Open main menu

The 1927 U.S. Open was the 31st U.S. Open, held June 14–17 at Oakmont Country Club in Oakmont, Pennsylvania, a suburb northeast of Pittsburgh. Tommy Armour defeated Harry Cooper in an 18-hole playoff to win the first of his three major titles.

1927 U.S. Open
Tournament information
DatesJune 14–17, 1927
LocationOakmont, Pennsylvania
Course(s)Oakmont Country Club
Organized byUSGA
FormatStroke play − 72 holes
Statistics
Par72[1]
Length6,965 yards (6,369 m)[2][3]
Field148 players,[3] 62 after cut
Cut163 (+19)
Prize fund$2,000
Winner's share$500
Champion
Scotland United States Tommy Armour
301 (+13), playoff
← 1926
1928 →
Oakmont  is located in the United States
Oakmont 
Oakmont 
Location in the United States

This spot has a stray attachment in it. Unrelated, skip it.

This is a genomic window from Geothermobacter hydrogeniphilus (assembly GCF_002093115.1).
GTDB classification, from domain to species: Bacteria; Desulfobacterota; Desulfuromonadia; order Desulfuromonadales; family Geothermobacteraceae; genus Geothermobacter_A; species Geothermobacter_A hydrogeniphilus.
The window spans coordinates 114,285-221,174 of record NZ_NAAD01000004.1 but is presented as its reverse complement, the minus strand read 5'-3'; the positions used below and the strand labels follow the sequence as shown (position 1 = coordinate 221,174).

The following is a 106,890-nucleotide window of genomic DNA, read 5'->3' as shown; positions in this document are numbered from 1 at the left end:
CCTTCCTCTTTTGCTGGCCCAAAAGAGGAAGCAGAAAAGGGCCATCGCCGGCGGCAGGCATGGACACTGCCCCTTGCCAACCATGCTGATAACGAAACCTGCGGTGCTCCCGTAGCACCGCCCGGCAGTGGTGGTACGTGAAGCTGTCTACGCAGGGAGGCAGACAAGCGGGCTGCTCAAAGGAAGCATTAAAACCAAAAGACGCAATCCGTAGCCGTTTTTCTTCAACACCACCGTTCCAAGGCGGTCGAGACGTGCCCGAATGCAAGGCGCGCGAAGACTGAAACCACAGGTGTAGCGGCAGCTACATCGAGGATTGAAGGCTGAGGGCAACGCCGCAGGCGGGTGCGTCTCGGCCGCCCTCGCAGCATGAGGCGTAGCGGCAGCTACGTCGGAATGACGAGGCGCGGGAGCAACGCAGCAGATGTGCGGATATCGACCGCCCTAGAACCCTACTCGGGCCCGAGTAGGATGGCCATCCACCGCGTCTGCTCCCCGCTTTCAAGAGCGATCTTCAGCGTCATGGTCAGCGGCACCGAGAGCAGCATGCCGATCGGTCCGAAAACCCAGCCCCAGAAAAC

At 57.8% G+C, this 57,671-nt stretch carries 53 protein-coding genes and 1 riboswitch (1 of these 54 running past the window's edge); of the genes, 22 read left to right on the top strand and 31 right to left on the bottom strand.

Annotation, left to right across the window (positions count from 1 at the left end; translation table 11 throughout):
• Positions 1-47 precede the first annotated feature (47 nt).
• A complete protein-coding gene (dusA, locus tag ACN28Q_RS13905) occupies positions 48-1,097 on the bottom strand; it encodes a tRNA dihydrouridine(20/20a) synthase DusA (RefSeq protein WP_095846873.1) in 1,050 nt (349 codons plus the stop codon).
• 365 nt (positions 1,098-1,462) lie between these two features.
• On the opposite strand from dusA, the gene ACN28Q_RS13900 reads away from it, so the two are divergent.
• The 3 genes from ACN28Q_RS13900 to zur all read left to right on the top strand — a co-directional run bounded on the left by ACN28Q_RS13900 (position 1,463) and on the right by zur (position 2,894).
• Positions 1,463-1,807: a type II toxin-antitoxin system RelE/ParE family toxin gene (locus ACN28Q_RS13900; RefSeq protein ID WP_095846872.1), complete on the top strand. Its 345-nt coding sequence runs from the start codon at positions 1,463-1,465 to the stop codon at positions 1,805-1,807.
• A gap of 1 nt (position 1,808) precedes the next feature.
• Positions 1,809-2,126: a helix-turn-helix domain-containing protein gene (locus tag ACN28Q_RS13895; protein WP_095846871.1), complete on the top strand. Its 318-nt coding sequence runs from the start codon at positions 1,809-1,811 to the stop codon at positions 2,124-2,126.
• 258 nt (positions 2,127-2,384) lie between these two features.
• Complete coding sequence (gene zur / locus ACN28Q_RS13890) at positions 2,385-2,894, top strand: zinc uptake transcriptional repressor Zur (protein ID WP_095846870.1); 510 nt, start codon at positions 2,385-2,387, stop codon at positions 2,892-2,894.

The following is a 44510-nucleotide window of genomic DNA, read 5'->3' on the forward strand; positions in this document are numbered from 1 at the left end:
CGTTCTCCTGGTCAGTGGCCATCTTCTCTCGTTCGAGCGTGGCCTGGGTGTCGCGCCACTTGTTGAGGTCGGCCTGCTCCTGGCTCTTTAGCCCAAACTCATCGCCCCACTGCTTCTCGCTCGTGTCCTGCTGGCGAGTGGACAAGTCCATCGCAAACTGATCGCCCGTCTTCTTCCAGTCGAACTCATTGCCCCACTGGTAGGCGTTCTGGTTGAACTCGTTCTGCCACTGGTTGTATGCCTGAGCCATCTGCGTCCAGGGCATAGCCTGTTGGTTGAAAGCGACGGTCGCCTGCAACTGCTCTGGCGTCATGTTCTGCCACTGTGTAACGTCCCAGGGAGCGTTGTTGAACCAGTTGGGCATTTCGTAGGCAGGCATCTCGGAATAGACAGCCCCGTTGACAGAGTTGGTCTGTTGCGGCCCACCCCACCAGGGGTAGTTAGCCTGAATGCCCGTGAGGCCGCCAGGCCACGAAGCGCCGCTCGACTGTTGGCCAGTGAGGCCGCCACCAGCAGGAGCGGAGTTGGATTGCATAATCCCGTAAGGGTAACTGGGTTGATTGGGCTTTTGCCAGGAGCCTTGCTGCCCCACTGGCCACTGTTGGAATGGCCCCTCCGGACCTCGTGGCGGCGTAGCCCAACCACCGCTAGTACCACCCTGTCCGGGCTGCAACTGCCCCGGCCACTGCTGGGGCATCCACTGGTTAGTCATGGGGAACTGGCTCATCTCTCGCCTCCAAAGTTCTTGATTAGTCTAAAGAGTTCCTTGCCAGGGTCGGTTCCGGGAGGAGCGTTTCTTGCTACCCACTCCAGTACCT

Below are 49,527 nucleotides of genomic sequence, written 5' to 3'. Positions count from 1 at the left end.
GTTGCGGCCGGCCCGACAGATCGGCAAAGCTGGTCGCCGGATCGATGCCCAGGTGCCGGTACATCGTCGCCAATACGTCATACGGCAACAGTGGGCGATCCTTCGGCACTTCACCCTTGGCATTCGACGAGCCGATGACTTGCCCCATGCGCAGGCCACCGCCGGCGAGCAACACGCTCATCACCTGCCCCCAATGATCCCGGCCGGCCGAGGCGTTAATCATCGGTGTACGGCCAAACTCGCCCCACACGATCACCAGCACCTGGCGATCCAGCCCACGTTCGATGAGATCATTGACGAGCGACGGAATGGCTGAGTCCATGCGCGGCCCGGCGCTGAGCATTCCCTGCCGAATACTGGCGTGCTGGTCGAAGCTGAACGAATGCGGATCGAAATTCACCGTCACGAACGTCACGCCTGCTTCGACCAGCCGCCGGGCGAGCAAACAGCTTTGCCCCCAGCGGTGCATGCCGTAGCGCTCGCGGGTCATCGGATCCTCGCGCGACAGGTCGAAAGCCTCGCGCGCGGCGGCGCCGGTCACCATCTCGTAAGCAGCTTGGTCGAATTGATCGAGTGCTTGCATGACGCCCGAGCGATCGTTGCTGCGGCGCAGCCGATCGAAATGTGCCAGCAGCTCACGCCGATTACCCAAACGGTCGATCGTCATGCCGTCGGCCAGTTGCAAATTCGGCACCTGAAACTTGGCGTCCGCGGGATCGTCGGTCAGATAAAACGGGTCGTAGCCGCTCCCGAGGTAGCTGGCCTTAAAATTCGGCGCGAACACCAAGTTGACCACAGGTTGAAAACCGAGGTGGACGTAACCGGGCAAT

Oakmont is located in Pennsylvania
 Oakmont
 Oakmont
Location in Pennsylvania

The surprise second round leader was amateur Jimmy Johnston,[4][5] who won the U.S. Amateur two years later in 1929. In the third round on Thursday morning, he suffered two double bogeys on the front-nine, carded an 87 (+15), and finished in 19th place. Gene Sarazen, Walter Hagen, Bill Mehlhorn, and Emmet French were all in contention in the final round, but only French managed to break 40 on the back nine. Tommy Armour shot a final round 76 and 301 total, while Harry Cooper shot 77. Armour needed a 10-foot (3 m) putt for birdie on the par-4 18th to tie Cooper and force a playoff.[2][6] Neither player managed to break par during any round in the tournament.[7][8]

Both players were tied after nine holes of the Friday playoff, even though they only halved one hole. Cooper then took a two-shot lead, but an Armour birdie at 13 and a Cooper bogey at 15 brought the match to all square. On the 16th, Cooper found a bunker off the tee and recorded a double bogey, while Armour made par to gain a two-stroke advantage did not relinquish. Armour finished with a 76 to Cooper's 79.[1][9]